ALTernative Facts: Candyman

One of the arguments lawmakers have used to support legalization of cannabis is that taking cannabis away from the drug dealer supply chain will reduce the likelihood that those dealer’s customers will “upgrade” to harder drugs or opiates. Customers buying illegal weed, the argument goes, now have regular contact with a dealer, who is essentially a salesman, motivated to raise regular customers to higher value propositions – more expensive, more addictive substances.

So we asked a few drug dealers, each of whom, not surprisingly, only spoke on condition of anonymity. While there are apparently some operation that work as described above, mostly that’s not how it works – dealers subspecialize and network with other dealers. “Most pot dealers don’t want to be involved with the heavier stuff. Especially now. We might make a referral, or do a very small quantity, but the risks are a totally different ballgame.” Said another broker, “I can send you to someone, but there are different guys for pot, for hard stuff, for the bad stuff that involves needles and for pharma. The pharma guys are the sketchiest.”

Now, that’s anecdotal evidence on a very small scale – not a scientific study, not even a reliable business analysis. But it’s a reality check that might seem to take the wind out of the sails of that argument. EXCEPT…

Two multi-year, statistically significant studies were recently released in an issue of JAMA (Journal of the American Medical Association – as reputable as it gets in medicine) indicating that in states where cannabis has been legalized, opiate consumption HAS gone down. A study of Medicaid patients found 5.88% fewer opioid prescriptions per capita in states with medical marijuana, and 6.38% fewer in states where recreational use is legal. A second study focused on Medicare patients found a similar drop – they focused on hydrocodone (down 17.4% in states with medical marijuana) and morphine (down 20.7%). You can check their methodology at jamanetwork.com/journals/jamainternalmedicine/article-abstract/2677000 and jamanetwork.com/journals/jamainternalmedicine/article-abstract/2676999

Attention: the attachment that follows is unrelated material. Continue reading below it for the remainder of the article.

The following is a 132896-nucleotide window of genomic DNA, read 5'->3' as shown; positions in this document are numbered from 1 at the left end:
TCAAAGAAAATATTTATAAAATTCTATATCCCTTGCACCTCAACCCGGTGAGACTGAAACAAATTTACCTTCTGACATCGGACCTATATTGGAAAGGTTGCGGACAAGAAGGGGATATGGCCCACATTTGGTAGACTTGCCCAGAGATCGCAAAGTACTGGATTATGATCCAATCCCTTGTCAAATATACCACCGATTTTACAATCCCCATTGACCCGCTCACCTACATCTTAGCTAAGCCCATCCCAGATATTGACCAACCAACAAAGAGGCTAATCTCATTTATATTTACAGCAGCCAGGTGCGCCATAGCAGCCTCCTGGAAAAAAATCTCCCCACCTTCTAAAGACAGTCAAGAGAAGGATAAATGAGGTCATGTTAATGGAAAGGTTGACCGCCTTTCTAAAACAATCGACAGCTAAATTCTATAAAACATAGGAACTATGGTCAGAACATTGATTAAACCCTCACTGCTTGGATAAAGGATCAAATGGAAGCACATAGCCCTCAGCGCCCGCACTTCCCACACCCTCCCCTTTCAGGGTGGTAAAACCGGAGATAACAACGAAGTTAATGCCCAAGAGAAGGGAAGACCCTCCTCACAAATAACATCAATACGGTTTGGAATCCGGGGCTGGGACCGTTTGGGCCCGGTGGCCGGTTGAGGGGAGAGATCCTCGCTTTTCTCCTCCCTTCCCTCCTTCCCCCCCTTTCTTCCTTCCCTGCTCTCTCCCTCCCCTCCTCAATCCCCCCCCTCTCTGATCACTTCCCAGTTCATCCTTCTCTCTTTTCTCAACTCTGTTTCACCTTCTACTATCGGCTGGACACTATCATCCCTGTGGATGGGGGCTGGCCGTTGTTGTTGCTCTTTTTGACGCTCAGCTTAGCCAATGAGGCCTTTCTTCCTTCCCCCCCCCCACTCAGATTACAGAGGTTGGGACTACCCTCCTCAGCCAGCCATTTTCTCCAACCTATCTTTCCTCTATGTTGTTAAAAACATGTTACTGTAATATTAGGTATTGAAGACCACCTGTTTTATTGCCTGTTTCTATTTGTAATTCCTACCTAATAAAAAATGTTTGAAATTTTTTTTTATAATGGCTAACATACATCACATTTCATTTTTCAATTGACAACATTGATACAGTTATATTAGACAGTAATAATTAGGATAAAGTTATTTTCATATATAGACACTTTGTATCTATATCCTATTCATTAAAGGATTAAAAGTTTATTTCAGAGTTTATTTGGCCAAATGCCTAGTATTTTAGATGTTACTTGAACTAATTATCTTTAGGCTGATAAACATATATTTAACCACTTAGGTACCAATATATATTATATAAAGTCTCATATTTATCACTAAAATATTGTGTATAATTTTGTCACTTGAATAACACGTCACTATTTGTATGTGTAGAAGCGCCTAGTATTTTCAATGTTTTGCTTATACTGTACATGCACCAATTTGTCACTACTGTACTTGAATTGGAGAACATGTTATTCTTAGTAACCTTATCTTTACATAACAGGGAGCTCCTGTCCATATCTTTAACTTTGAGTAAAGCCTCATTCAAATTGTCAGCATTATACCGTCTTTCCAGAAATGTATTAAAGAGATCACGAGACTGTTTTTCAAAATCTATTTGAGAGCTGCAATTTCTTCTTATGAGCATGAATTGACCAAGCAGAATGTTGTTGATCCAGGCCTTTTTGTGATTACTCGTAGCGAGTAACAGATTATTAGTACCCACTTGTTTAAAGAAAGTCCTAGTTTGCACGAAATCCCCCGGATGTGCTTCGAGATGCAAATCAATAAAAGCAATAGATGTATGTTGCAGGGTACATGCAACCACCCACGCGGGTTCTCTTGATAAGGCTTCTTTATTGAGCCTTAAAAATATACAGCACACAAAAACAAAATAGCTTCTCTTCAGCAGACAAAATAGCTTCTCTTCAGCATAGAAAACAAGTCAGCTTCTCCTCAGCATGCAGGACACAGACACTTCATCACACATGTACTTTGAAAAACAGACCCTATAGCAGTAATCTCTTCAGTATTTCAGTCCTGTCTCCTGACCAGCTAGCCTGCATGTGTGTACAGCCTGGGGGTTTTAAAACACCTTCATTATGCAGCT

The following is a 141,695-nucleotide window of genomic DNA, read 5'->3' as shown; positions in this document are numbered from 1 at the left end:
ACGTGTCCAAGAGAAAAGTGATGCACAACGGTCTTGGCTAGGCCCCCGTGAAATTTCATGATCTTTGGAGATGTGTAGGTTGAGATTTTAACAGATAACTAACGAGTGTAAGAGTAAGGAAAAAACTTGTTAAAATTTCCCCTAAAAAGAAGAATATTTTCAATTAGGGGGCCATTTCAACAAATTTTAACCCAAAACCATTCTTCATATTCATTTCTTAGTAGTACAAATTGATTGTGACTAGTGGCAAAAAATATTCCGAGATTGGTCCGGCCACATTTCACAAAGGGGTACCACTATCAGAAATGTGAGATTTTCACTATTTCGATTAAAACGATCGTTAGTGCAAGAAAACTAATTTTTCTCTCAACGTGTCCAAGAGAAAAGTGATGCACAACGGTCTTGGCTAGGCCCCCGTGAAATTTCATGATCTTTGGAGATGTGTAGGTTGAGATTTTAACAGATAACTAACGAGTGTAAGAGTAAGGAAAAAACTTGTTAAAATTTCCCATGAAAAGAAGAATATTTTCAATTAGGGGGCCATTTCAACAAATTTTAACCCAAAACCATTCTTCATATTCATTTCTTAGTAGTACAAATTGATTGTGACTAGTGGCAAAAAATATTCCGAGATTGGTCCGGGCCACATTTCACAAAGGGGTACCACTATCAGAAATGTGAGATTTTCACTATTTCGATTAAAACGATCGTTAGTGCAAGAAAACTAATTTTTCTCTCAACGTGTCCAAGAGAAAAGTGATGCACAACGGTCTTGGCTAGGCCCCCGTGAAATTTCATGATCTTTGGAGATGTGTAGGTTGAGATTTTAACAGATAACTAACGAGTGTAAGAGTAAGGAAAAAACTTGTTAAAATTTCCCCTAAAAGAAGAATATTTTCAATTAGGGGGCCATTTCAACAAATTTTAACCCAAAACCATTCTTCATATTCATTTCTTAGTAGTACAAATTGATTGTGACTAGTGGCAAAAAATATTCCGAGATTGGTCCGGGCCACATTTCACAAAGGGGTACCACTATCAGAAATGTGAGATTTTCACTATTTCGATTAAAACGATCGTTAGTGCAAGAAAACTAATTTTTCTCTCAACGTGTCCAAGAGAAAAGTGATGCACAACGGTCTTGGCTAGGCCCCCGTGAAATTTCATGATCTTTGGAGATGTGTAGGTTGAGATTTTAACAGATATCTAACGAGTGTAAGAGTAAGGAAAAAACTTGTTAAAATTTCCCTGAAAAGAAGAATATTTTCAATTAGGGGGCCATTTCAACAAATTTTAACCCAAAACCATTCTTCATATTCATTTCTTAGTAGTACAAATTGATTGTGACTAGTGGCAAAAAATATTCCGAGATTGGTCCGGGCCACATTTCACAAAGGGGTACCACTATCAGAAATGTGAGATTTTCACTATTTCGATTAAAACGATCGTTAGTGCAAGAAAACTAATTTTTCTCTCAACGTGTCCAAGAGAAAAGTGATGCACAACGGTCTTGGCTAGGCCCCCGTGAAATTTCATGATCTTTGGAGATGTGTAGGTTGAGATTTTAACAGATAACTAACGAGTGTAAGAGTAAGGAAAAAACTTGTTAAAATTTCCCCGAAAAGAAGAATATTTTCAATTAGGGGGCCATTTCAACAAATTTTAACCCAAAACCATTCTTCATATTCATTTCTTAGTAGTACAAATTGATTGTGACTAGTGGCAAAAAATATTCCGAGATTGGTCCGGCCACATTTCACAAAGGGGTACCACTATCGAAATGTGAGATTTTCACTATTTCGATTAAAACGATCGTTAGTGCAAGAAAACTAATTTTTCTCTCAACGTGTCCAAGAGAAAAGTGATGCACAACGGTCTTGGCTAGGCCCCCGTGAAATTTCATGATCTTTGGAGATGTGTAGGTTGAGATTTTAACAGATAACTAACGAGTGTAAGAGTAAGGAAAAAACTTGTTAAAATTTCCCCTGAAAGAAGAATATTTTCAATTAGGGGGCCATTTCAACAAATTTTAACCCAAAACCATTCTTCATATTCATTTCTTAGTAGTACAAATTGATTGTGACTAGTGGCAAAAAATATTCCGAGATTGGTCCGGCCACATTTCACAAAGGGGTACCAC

This may have nothing to do with weaning citizens of their drug dealers, but more directly with cannabis’ ability to wean them from their legalized, certified dealers – big pharma and the MDs who feed them. Many of those who end up addicted to opiates begin with pain prescriptions – that breaks the seal in a lot of cases, lubricating the slippery slope that ends on the other side of the law, in the swamplands of addiction.

Now, Medicare and Medicaid don’t encompass everyone, and these studies looked only at prescriptions, which leaves out the whole world of illegal activities. So each study concludes that it would be stupid (not JAMA’s exact words) to do exactly what we’re doing here – try to draw any broader conclusions from this data. They’re right of course – more studies are needed. But these results are consistent and promising, and tentatively support yet one more compelling argument for legal marijuana – that it saves lives.

Pull Quote: According the CDC, more than 42,000 Americans died from opioid overdose in 2016, up 28% from the preceding year.

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